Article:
Teaching mindfulness in medicine

Through retreats, a podcast, workshops and more, one physician educates others about the importance of wellness.

By Marcia Travelstead | Career Move | Summer 2019

 

Physicians are not alone, says Kathy Stepien, M.D. “There is nothing in their situation that hasn’t been experienced by others,” she says. – Photo by Kaley McGoey

Name: Kathy Stepien, M.D., FAAP, MA, PT

Title: Director and CEO, Institute for Physician Wellness

Education

Undergraduate: University of Wisconsin, Lacrosse

Med school: University of Washington School of Medicine, Seattle

Residency: Marshfield Clinic at St. Joseph’s Hospital, Marshfield, Wisconsin

Stepien is a board-certified pediatrician who has a master’s degree in philosophy with a special interest in ethics. Prior to becoming a physician, she worked as a physical therapist for 13 years. She founded the Institute for Physician Wellness in 2016, a mission-driven organization with a goal to support self-care and the professional development of physicians and physicians in training. The organization provides continuing medical education workshops, conferences, retreats and consultations in North America and beyond.

What do you like about being a physician educator?

A big part of what I do as an educator is to bring people together and help them realize the majority of physicians are struggling with physician wellness. I enjoy helping physicians learn that they are not alone in needing to create a map for themselves that will help support wellness throughout their careers.

What surprised you about the work?

I did not anticipate how extraordinarily lonely and isolated many physicians feel. It is breathtaking at times to know so many physicians are struggling, and struggling to such a depth, to be able to simply do what they trained and love to do. We know that greater than 50 percent of physicians in America report symptoms of burnout: depersonalization, emotional exhaustion and decreased feelings of accomplishment. We know that numbers that high cannot be contributed to a personal trait of physicians; burnout is caused by a broken medical system. The model by which we delivery care to our patients needs revamping.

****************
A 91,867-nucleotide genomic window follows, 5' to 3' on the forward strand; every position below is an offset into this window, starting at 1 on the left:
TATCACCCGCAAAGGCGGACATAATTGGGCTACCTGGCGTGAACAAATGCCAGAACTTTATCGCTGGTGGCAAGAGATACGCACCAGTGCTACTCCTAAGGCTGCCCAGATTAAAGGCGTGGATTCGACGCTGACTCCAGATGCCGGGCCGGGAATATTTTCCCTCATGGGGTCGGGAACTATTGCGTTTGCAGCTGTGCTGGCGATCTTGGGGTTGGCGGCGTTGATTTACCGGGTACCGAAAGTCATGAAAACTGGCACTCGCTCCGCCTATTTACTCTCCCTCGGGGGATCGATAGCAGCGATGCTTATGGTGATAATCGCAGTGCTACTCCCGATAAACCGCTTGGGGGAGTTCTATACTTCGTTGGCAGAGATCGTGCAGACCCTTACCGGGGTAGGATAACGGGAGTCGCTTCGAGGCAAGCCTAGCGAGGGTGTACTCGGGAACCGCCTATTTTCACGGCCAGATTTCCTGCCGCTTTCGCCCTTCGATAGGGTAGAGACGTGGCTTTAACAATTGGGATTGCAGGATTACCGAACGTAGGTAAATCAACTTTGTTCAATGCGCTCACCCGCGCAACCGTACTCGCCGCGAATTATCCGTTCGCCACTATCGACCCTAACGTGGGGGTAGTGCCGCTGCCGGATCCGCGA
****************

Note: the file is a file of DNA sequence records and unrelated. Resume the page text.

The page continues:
What advice would you give someone who wants to educate physicians?

First, I’d ask what it is you love. I teach on physician wellness because it is something I love doing and find incredibly important. I dislike the thought that people have given so much of themselves to medicine, so many years of education, training and work only to find they are miserable. If someone was interested in physician education, they should think about what it is that they enjoy. It may be pathophysiology, biochemistry, public health, or how to use a computer effectively to support our work. Topics are endless. I would talk with other physicians who are teachers and ask them what their paths looked like.

If they are already a practicing physician and are interested in teaching other physicians, whether it’s about physician wellness or whatever specialty they have, it takes reflection. They need to understand what their skills are, what skills they would like to develop, and how much time they have to commit to this versus their clinical practice and other responsibilities.

Anything else?

Physician wellness is not optional. It’s not an add-on for when time allows. It is essential to being an excellent physician. Want to be a great doctor? It must include self-care. I’d also like to add that every physician should recognize that they are not alone in medicine. While they may feel lonely or struggling with a variety of issues, there are physicians around them that they can reach out to. There is nothing in their situation that hasn’t been experienced by others. Personal and professional development occurs throughout our careers.

 

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